TSLP promotes TH2 cytokine gene expression by repressing Bcl6

We next performed RNA sequencing (RNA-seq) analysis of differentiating TH2IL-4 and TH2TSLP cells to determine whether they manifested distinctive genomic states. Overall, the genome-wide expression profiles of TH2IL-4 and TH2TSLP cells were similar to each other and distinguishable from that of TH0 cells (fig. S3A). TH2IL-4 and TH2TSLP cells displayed the increased expression of 229 genes and the reduced expression of 148 genes by at least twofold when compared with TH0 cells (table S2). TH2IL-4 and TH2TSLP cells showed increased expression of genes required for TH2 cell differentiation and T cell survival, such as Il4, Gata3, Nfil3, Batf3, Atf3, Id2, Rbpj, Il2ra, Bcl2, and Il7r (fig. S3A and table S3). Both IL-4 and TSLP repressed the expression of genes associated with the TH1 and TH17 cell lineages, including Stat4, Rorc, Zbtb32, Bcl6, Cd27, Cd70, and Ccr6.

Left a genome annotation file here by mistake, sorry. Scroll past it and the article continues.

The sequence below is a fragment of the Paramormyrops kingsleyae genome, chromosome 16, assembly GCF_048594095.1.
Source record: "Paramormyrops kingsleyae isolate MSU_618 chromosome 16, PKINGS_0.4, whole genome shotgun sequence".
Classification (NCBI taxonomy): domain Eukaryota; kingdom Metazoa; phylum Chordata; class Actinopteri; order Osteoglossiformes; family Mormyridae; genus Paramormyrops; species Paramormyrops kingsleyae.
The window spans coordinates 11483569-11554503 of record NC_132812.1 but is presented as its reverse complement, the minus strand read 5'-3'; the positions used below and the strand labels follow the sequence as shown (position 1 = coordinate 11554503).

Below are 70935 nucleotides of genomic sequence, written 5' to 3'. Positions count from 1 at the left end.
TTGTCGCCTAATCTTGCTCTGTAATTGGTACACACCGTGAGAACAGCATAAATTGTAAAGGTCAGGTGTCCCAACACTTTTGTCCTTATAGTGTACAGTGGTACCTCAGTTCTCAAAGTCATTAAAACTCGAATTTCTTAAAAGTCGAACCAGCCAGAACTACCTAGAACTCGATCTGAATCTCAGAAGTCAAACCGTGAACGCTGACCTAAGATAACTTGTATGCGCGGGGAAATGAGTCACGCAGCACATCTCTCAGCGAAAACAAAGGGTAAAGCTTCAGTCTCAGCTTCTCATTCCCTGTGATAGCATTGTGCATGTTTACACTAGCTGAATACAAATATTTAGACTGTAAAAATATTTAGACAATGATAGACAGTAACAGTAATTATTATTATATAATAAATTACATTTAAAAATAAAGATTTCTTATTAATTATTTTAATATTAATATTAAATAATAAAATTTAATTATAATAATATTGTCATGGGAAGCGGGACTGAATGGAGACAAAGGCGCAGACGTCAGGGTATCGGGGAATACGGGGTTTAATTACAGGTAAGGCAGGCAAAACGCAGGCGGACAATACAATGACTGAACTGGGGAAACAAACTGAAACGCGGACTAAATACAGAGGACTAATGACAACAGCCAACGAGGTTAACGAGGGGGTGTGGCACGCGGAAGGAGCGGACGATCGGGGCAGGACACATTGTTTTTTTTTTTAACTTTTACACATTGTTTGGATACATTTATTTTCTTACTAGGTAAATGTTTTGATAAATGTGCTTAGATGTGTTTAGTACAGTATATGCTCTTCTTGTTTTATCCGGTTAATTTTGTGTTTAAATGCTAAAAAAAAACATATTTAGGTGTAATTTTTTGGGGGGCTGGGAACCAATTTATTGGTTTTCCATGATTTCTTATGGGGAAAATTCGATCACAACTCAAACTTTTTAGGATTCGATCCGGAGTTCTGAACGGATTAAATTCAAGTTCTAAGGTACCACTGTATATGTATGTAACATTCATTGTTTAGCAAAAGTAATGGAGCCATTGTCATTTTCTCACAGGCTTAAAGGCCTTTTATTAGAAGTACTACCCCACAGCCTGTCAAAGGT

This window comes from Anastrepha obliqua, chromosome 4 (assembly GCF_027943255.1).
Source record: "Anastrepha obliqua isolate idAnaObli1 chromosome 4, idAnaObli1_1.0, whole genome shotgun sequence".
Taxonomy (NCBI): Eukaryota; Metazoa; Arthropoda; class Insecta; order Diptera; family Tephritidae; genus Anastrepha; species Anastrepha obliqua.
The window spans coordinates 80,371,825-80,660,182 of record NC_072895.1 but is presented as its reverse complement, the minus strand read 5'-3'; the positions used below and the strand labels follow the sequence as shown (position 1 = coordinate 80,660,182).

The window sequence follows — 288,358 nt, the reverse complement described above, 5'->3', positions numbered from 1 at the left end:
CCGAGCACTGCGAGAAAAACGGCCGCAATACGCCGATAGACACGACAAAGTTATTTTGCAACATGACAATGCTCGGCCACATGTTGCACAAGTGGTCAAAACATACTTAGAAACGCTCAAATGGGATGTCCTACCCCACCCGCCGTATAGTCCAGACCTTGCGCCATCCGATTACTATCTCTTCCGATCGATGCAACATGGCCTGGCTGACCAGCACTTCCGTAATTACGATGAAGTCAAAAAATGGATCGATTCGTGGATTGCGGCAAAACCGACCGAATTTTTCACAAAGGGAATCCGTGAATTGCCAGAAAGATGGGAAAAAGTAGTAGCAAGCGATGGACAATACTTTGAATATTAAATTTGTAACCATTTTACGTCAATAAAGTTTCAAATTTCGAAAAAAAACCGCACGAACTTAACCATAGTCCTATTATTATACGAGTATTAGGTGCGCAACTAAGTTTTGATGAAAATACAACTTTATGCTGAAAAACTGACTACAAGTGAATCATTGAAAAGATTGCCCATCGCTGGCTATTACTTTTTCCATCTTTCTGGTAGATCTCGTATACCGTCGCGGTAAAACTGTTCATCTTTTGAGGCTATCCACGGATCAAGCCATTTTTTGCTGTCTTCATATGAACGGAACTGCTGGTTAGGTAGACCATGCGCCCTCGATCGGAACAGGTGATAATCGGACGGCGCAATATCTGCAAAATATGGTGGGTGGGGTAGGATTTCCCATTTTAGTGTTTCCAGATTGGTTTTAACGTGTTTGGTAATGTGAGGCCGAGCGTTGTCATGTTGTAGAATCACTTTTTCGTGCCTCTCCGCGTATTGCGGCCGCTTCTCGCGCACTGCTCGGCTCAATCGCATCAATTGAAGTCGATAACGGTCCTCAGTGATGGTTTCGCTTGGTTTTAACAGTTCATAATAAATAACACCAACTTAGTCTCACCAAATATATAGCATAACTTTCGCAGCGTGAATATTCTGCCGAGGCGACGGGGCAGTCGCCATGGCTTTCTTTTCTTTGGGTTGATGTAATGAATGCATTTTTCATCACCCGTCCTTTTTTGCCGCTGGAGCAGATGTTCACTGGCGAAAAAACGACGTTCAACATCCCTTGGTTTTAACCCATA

To analyze genes that were differentially expressed in TH2TSLP and TH2IL-4 cells, we focused separately on the induced and repressed genes. Of the 229 induced genes, 134 were differentially expressed by at least twofold in TH2TSLP versus TH2IL-4 cells at the various time points; 22 of these were increased by TSLP, whereas 112 were increased with IL-4 (Fig. 3A and table S4). Of 22 genes that were preferentially induced in TH2TSLP cells, most encoded TH2 cytokines or other proinflammatory mediators. The increased expression of select genes was validated by quantitative polymerase chain reaction (PCR) analysis (Fig. 3B). These results show that TH2TSLP cells preferentially express a small module of allergy-promoting and proinflammatory cytokine genes and this likely enables their enhanced effector functions.